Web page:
The Lebanese, along with the Palestinians, had one of the highest literacy rates in the Arab world. The rate was estimated at nearly to 80 percent in the mid-1980s, but like most other spheres of Lebanese life, communal and regional disparities existed. In general, Christians had a literacy rate twice that of Muslims. Druzes followed with a literacy rate just above that of Sunnis. Shias had the lowest literacy rate among the religious communities.
The war adversely affected educational standards. Many private and public school buildings were occupied by displaced families and the state was unable to conduct official examinations on several occasions because of intense fighting. Furthermore, the departure of most foreign teachers and professors, especially after 1984, contributed to the decline in the standards of academic institutions. Admissions of unqualified students became a standard practice as a result of pressures brought by various militias on academic institutions. More important, armed students reportedly often intimidated--and even killed--faculty members over disputes demanding undeserved higher grades.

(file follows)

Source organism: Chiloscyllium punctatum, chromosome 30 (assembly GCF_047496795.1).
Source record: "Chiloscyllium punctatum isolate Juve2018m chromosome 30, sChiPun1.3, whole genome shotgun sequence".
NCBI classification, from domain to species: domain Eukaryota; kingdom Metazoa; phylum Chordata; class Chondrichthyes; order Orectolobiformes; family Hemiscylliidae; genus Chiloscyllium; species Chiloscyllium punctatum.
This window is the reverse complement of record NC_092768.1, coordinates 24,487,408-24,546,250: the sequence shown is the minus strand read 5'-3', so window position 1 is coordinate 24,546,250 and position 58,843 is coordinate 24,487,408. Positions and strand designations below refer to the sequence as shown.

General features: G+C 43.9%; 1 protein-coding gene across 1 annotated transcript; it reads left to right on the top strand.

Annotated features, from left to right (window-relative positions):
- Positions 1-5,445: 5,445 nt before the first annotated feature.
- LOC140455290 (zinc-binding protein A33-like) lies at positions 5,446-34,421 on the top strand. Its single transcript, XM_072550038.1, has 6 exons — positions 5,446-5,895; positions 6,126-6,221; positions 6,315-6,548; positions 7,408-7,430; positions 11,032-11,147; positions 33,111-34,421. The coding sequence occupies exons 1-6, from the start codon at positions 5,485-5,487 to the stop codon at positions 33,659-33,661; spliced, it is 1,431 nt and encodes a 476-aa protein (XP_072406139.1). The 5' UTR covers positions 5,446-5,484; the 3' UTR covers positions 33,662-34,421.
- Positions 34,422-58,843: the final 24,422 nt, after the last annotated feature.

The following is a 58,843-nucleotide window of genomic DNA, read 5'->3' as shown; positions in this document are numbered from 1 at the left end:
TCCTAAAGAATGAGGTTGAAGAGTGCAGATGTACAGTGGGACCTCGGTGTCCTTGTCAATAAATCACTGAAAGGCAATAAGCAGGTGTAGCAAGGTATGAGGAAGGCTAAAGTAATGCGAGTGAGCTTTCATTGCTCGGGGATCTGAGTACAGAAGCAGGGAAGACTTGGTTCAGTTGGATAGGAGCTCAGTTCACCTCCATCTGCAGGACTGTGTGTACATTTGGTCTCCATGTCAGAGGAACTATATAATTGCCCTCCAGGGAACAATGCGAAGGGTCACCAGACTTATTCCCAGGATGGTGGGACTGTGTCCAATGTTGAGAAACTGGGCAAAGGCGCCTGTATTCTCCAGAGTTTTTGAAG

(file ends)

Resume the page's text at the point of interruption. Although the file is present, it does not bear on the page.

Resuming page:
In the 1980s there were three kinds of schools: public, private tuition-free, and private fee-based. Private tuition-free schools were available only at the preprimary and primary levels, and they were most often sponsored by philanthropic institutions. Many private fee-based schools were run by religious orders.
Public schools were unevenly distributed among Lebanon's districts. The Beirut area had only 12.9 percent of the country's public schools, but a large number of Lebanon's private fee-based schools concentrated in or near Greater Beirut.
In 1987, five years of primary education was mandatory and available free to all Lebanese children. The curriculum of grades one through five was mostly academic, and Arabic was the major language of instruction. French and English were also major languages of instruction in private schools, although foreign languages were taught in public schools as well (see table _, Private Elementary Schools, Appendix). No certification was awarded upon completion of the primary cycle. At the end of the fifth grade, the student qualified for admission to the four-year intermediate cycle, or the seven-year secondary cycle.